Monday, January 11, 2010

Why Reese Havens is a Better Prospect Than Ike Davis... and Nobody Knows It

Physically, they have a lot in common. They were born less than six months apart. Davis is listed as three inches taller and 20 pounds heavier than Havens. They both bat lefty, but Havens throws righty. They are both from the United States.

College Pedigrees:
Ike Davis was selected 18th overall in the 2008 amateur entry draft, after a junior year at Arizona State where he hit .385/.457/.742 with 16 home runs. He walked almost as much as he struck out in his final year, and steadily improved for each of the three years he was at Arizona State. Davis is a gamer - he posted a 2.25 ERA as a pitcher and could comfortably play the outfield as well as first base.

Reese Havens was selected 22nd overall in the same draft, after a junior year at South Carolina where he hit .369/.486/.645 with 18 home runs. He walked more than he struck out his final year, and steadily improved for each of the three years he was at South Carolina. Havens is a gamer - on draft day, Baseball Prospectus called him "a monster makeup kid who could move quickly" and "the Mets 2B of the future."[1]

Professional Careers:
Both Havens and Davis had extremely shaky debuts for the Mets. I got a chance to watch them both as Brooklyn Cyclones, and their statistics backed up what I saw. Davis looked like a power hitter who could not hit the ball deep anymore. Havens looked better.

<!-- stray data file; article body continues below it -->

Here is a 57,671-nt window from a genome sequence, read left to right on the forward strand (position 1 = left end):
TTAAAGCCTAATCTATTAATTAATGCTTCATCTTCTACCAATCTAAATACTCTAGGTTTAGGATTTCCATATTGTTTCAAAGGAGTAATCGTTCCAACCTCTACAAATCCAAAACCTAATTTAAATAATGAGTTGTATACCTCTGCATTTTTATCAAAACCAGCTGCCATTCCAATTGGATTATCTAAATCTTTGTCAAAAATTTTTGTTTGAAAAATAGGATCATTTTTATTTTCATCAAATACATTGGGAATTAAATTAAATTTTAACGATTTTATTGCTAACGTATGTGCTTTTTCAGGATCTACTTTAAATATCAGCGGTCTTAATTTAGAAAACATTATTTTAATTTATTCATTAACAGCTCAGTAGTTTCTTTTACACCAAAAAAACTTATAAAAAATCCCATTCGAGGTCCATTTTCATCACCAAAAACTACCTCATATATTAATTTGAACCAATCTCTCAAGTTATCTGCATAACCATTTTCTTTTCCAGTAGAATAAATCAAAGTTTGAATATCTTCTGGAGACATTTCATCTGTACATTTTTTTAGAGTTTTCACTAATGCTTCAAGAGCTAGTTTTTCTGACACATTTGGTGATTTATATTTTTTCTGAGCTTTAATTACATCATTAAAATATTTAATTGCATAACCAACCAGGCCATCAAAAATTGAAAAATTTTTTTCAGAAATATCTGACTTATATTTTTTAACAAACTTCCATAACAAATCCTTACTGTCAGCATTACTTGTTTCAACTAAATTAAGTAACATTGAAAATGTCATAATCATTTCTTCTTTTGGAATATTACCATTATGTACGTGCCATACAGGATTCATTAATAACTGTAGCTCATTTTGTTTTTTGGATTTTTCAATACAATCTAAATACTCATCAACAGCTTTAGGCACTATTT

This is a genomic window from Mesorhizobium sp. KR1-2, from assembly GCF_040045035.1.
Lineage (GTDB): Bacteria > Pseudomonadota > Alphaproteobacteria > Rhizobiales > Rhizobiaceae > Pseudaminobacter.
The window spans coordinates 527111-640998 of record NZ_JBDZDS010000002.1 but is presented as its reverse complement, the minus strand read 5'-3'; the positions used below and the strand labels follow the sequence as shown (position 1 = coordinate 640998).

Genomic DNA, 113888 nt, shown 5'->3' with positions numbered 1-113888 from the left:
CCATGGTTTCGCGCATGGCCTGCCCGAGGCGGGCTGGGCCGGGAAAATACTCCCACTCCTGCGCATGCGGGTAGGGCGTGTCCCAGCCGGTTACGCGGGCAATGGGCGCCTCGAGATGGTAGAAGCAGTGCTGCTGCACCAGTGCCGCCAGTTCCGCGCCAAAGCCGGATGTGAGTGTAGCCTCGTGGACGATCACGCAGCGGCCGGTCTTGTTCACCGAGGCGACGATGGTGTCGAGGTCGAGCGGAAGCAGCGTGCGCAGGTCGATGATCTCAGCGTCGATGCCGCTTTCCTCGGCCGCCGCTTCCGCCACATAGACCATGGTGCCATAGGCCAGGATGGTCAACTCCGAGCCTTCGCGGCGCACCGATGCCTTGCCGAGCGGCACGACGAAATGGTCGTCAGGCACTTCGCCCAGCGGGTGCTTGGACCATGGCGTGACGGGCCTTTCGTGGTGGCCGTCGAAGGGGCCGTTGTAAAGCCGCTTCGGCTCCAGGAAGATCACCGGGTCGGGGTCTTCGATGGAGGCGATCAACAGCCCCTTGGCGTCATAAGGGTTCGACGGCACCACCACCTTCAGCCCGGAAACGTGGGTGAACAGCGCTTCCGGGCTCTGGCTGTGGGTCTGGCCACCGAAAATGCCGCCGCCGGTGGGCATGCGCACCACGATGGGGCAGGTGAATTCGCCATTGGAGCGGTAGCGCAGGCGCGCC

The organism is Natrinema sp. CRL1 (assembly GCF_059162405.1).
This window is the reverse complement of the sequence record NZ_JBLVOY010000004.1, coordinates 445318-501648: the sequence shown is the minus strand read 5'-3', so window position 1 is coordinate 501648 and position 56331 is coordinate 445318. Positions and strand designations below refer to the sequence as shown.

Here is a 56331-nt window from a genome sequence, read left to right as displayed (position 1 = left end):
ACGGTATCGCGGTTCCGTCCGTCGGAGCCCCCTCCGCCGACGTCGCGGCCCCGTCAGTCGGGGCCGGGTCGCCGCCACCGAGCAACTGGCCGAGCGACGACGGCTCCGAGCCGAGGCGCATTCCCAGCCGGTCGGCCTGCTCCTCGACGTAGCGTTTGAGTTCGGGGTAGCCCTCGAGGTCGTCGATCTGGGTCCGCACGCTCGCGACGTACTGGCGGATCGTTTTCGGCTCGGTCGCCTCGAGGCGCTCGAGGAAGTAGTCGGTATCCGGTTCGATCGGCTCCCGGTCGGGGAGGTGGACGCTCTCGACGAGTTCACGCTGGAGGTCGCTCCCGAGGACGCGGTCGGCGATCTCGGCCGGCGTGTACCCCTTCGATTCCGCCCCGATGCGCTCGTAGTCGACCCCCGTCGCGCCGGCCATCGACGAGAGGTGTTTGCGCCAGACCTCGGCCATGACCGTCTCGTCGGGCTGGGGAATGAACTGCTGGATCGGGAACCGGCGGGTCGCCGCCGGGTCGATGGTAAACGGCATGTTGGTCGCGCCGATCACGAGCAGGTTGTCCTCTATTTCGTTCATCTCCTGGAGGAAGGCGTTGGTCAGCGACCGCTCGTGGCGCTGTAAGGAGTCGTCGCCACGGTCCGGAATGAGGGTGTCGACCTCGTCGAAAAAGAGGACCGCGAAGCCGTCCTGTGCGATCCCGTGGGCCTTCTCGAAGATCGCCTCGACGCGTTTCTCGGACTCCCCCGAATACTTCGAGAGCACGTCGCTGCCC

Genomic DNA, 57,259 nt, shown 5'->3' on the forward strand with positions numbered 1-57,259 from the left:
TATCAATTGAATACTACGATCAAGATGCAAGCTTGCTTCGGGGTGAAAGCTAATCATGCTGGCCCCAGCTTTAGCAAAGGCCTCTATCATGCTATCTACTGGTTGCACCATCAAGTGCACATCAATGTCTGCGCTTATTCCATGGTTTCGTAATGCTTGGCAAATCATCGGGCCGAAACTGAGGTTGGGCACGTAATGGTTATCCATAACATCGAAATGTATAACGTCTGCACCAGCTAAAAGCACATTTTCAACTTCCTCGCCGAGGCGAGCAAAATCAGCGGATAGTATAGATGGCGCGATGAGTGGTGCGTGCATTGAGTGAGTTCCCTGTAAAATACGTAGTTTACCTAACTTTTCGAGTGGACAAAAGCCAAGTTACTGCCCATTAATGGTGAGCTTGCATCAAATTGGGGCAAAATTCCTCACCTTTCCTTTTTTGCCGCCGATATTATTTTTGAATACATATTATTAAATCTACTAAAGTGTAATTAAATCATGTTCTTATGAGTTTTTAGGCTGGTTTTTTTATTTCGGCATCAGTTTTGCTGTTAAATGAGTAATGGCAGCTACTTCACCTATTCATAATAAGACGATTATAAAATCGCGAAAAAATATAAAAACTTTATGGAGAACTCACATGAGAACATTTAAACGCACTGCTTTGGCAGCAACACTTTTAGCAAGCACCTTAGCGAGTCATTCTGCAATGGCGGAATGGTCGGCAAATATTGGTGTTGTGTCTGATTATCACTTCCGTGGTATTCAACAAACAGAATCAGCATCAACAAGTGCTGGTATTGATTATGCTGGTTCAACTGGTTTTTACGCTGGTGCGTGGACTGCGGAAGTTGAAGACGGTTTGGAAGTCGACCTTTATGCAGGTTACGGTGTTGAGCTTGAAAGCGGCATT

Davis struggled to a .256/.326/.326 finish in 215 at bats, with a 23-43 bb-k ratio. Havens was marginally better, batting .247/.340/.471 with an 11-27 bb-k ratio in only 85 at bats.

Most Mets prospect enthusiasts knew well enough not to put any stock into that short cameo. The adjustment to the pros is difficult - and in my limited experience with Brooklyn, the fact that it is sea level, and by the water, and usually very humid, works a major detriment to hitters. Pitchers tend to fare well at Brooklyn and balls which appear to be crushed die before the warning track.

Next season was going to be the big one for both prospects.

Real World - St Lucie:
In 2009, Reese Havens posted a very respectable .247/.361/.422 line over 97 games, with 55 walks to 73 strikeouts. Ike Davis, however, was the one that shone. In 59 games at St. Lucie, Davis hit .288/.376/.476. Then, after a promotion to Binghamton, he did even better -- batting a phenomenal .309/.386/.565 in 55 games.

Now is the part why I tell you Havens is better than Davis. Havens was extremely unlucky last season, while Ike Davis, on the other hand, was lucky.

Reese Havens had only a .277 BABIP last season - an unusually low number. BABIP stands for batting average on balls in play. Ike Davis, in his time in St. Lucie, posted a .352 BABIP -- an 80 point gap.

Of course, there are lots of reasons why two players BABIP's may be dissimilar. However, both of these guys played in the same league and park, and had the same system taking care of their statistics. The most obvious remaining reason for the difference is - of course - that maybe Ike Davis was simply hitting the ball better. Not every batted ball is created equal. Although there has been much discussion academically about whether or not a batter can control their BABIP, I fall very much into the camp that they can.